Source: SSGA‐Charitable Asset management
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Value of Trust for Harried in Honolulu
Donor’s stated value of property Appraisal of property (Initial Gift Value)
Actual Sale Price
$300,000
280,000
$305,000
Closing Statement Expenses
Sales Commission
Transfer tax (19,162)
(305) (19,487) Contribution by Trustee to pay Trust bills
+$10,000
Actual Funding Value of Trust $ 295,533
The information contained above is for illustrative purposes only.
Source: SSGA‐Charitable Asset management
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Example 3: Donny and Marie
Donor Profile
• Brother and sister
• Wish to donate jointly held property to their alma mater
• Want to establish a Flip CRUT
Property
• Held jointly by Brother and Sister
• Inherited home from parents
• Donor thinks property worth approximately $500,000
The information contained above is for illustrative purposes only.
Source: SSGA‐Charitable Asset management
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Potential Solution
Revise the Property Title
• Only husband and wife can gift a property held jointly to a charitable remainder trust
• Donor’s attorney must revise the title before the property can be gifted
• Revised to reflect that brother and sister now have half interest in the property Two Separate Flip CRUTs
• Brother and sister will each have their own Flip CRUT established
• Trusts are funded with half the proceeds when the property is sold
The information contained above is for illustrative purposes only.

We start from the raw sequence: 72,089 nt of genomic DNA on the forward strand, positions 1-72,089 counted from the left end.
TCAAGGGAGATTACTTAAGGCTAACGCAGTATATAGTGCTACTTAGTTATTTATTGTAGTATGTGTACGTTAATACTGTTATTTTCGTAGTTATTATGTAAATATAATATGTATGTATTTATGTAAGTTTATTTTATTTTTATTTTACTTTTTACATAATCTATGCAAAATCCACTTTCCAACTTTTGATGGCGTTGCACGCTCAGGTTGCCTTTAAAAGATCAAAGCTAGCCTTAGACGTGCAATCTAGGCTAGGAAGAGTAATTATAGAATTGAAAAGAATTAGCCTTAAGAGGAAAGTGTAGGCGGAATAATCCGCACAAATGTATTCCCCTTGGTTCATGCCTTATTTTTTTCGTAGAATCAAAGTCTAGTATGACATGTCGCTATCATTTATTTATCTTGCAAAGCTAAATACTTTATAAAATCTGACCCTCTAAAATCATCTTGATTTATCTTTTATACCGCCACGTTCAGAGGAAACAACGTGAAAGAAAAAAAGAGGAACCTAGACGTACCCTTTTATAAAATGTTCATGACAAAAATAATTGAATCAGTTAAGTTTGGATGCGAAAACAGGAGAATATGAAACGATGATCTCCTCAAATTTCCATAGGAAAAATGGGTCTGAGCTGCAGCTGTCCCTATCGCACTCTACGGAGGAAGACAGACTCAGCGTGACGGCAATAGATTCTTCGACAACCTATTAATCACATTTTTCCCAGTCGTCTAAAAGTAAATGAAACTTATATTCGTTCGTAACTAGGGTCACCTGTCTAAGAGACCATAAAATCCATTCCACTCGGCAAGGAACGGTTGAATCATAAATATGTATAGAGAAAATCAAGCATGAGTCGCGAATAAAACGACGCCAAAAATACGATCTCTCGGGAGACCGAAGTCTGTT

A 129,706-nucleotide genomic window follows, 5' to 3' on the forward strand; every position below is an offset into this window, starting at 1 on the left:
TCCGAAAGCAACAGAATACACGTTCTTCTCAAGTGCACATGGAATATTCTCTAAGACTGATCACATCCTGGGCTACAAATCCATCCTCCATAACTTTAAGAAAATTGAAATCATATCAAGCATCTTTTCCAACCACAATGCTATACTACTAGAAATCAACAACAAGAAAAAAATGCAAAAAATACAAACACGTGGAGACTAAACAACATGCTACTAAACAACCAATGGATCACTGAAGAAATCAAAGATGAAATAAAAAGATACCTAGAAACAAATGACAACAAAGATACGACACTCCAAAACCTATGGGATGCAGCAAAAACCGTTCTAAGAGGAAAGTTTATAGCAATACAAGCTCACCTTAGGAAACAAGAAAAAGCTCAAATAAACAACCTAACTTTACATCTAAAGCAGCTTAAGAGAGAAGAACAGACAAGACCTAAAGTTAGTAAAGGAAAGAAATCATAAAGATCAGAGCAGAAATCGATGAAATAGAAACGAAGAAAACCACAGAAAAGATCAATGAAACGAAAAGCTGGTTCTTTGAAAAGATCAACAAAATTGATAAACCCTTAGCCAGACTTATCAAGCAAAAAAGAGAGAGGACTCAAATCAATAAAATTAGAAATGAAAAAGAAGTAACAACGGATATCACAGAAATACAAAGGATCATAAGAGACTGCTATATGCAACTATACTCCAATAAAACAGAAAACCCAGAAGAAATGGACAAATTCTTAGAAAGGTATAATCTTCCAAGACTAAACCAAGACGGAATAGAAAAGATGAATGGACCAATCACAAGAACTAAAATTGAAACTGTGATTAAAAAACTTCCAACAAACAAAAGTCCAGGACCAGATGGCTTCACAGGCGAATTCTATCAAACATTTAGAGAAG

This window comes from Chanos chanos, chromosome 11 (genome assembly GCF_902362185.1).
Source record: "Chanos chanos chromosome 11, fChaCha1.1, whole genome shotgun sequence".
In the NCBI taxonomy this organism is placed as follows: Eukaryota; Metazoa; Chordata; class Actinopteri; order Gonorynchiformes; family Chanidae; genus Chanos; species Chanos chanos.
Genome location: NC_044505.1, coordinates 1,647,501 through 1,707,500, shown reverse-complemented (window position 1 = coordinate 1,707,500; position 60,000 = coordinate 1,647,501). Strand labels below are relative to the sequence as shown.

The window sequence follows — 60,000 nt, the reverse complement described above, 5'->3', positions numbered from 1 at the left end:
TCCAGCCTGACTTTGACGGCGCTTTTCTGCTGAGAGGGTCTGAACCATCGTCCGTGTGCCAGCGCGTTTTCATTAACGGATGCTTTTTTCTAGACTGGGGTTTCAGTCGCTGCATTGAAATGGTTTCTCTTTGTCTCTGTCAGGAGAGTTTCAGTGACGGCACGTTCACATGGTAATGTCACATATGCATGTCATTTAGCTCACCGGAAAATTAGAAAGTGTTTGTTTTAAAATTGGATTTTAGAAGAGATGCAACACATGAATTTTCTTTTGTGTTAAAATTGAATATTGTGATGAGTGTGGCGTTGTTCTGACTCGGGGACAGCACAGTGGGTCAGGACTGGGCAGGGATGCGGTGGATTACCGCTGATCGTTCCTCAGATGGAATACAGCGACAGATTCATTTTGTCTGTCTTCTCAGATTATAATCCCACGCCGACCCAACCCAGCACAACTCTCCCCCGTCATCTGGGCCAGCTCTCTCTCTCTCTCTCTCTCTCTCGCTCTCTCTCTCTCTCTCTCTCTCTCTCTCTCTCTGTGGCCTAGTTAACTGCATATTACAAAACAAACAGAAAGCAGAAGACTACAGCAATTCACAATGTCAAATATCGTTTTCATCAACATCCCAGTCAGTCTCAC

Source: SSGA‐Charitable Asset management
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Value of Trust for Donnie and Marie
Donor’s stated value of property Appraisal of property (Initial Gift Value)
Actual Sale Price
$500,000
475,000
$400,000
Closing Statement Expenses
Sales commission
Transfer tax Total Expenses
Net Proceeds from sale
(20,000)
(495) (20,495) $379,505
Funding Value of Trust Donnie
$189,752.50
Funding Value of Trust Marie
$189,752.50
The information contained above is for illustrative purposes only.
Source: SSGA‐Charitable Asset management
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Points to be Mindful of When Funding Trust with Real Estate
Know if Donor has tried to sell the property previously
Pre‐arranged sale is not allowed
Trusteeship during pre‐flip period: Best if Donor is self‐trustee while trust holds the property Expenses of the property (e.g., insurance, taxes, maintenance, etc.) are the responsibility of the Donor prior to sale
• Carefully document the transaction in a Letter of Understanding before the deed is transferred to the trust
• Appraisal needs to be current and completed by a qualified appraiser
• Only a husband and wife can gift a property held jointly to a charitable trust
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Source: SSGA‐Charitable Asset management
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Appendix A: Important Disclosures
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Important Disclosures